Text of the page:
Still struggling with half-open and otherwise broken drivers

We have a nice pair of Qlogic 7220 DDR HCAs in house. Direct connecting a pair of machines for a simple point to point bit.

Using our updated 2.6.32.39.scalable kernel.

Want to set up SRP target. So we have to get OFED compiled. Need 1.5.3+ due to their … er … issues tracking kernels.

Basically the OFED build process is an abuse … a very severe one … of the RPM process.

RPMs should build, correctly, by default with

rpmbuild -ba spec-file.spec

… but … OFED … doesn’t … quite …

If you read through the install.pl, you see all the special casing they do for various drivers/subsystems. That is, they haven’t really resynced the OFED stack and the kernel drivers in a while, so its possible to build a late model kernel, say something in the 2.6.3x (x >= 6) and get 1.4.2 era-ish drivers.

Which means, if you have new-ish hardware, like things that require the qib driver (Qlogic updated driver to replace ipath driver), you are SOL.

Yeah, we are sort of in that boat. So I hacked the install.pl to make sure that it actually builds the qib driver. And packages it.

Which it doesn’t do by default. Remember that broken RPM process? I’d honestly hold up this stack as exhibit “a” of what not to do with RPM.

So now I am trying to get that up and going, and sure enough the kernel infiniband bits (built as modules) do seem to interfere with the 1.5.3.1 build, so much so, that things like ib_send_bw don’t seem to work correctly. I think its a header conflict.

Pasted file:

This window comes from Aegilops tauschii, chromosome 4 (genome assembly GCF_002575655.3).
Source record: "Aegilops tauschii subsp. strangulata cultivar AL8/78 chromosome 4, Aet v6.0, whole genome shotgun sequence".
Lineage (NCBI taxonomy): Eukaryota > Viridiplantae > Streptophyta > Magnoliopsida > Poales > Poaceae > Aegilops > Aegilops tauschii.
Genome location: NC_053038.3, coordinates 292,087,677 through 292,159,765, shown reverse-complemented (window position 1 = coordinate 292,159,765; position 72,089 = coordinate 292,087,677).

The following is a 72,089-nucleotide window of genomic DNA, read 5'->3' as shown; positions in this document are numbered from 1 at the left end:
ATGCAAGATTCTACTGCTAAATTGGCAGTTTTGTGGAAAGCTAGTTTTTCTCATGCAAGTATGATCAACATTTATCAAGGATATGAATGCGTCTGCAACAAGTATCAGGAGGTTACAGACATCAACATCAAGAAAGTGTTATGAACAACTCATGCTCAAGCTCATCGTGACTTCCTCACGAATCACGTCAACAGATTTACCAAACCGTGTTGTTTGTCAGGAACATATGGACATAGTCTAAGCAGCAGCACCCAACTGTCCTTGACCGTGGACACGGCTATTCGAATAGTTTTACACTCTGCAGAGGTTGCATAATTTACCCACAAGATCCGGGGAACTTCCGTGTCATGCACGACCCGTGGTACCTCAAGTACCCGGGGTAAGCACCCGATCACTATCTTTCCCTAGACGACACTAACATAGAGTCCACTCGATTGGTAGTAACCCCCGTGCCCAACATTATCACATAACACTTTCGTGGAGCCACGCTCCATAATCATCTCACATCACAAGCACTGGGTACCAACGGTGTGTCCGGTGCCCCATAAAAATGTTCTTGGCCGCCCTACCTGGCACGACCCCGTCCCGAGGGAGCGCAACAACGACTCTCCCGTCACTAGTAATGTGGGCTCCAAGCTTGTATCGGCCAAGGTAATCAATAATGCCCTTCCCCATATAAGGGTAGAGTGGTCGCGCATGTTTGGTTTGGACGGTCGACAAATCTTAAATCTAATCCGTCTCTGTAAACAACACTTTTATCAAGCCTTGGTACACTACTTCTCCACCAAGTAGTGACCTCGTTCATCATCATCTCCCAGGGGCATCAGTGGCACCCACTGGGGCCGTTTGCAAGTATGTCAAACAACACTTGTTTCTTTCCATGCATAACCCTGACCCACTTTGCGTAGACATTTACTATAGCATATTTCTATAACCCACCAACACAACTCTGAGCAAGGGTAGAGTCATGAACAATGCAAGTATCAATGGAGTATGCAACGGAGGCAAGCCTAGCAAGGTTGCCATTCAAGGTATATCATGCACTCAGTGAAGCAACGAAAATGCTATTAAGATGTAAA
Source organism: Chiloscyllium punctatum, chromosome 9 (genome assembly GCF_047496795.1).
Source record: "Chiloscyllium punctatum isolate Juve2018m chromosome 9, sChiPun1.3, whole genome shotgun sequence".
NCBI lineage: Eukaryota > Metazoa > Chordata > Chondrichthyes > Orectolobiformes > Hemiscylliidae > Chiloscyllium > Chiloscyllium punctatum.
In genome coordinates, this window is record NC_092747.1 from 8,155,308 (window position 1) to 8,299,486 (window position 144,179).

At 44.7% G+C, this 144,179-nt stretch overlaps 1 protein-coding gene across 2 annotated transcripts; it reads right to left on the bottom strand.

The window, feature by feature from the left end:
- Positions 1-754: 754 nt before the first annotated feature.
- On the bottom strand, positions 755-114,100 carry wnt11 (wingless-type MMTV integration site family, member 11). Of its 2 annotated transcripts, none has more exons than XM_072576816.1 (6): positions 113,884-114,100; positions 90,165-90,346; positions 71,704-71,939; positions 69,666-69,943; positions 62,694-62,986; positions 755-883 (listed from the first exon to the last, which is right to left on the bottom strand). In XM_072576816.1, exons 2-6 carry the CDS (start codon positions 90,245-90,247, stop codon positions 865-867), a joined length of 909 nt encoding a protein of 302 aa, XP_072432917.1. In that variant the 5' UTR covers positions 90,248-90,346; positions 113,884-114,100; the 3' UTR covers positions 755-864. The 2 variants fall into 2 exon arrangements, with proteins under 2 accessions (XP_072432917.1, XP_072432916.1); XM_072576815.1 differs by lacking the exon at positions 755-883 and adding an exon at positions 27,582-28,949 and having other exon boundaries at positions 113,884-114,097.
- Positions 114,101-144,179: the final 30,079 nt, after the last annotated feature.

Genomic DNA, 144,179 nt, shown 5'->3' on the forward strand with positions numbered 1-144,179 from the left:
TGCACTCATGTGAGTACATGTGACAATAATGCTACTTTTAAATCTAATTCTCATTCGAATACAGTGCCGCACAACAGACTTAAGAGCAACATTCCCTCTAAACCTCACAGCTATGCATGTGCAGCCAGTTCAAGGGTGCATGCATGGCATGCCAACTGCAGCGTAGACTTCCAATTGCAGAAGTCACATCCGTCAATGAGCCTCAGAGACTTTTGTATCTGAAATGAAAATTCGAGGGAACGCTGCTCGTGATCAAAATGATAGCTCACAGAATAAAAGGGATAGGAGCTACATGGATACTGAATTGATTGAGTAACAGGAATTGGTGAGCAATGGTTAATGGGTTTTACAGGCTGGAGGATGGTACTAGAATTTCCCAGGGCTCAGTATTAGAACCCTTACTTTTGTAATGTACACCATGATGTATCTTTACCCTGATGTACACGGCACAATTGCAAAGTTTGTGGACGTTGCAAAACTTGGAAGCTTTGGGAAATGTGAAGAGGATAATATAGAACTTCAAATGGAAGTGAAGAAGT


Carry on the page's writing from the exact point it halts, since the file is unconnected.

Honestly, getting close to turning off the kernel Infiniband build by default (not even as modules), and using OFED to avoid these pains. But the OFED build is itself extraordinarily painful. Because they haven’t quite synced everything yet, and they abuse RPM.

Ugh.

OFED is a useful stack. Its utility is marred by an incredibly painful build.

And I just can’t escape noticing that the 10GbE NICs that we build drivers for … yeah … well … installation with them is real darned easy. We automate the driver build/install in a consistent interface (like DKMS, but something that actually works). Makes rebuilds absolutely painless. And I can rebuild for pretty much any kernel, though we get occasional breakage from late model kernels. Seen this in Network and RAID adapters.

But darn it, if that aint easy.

Did I mention that the driver builds for the open drivers is drop dead easy?

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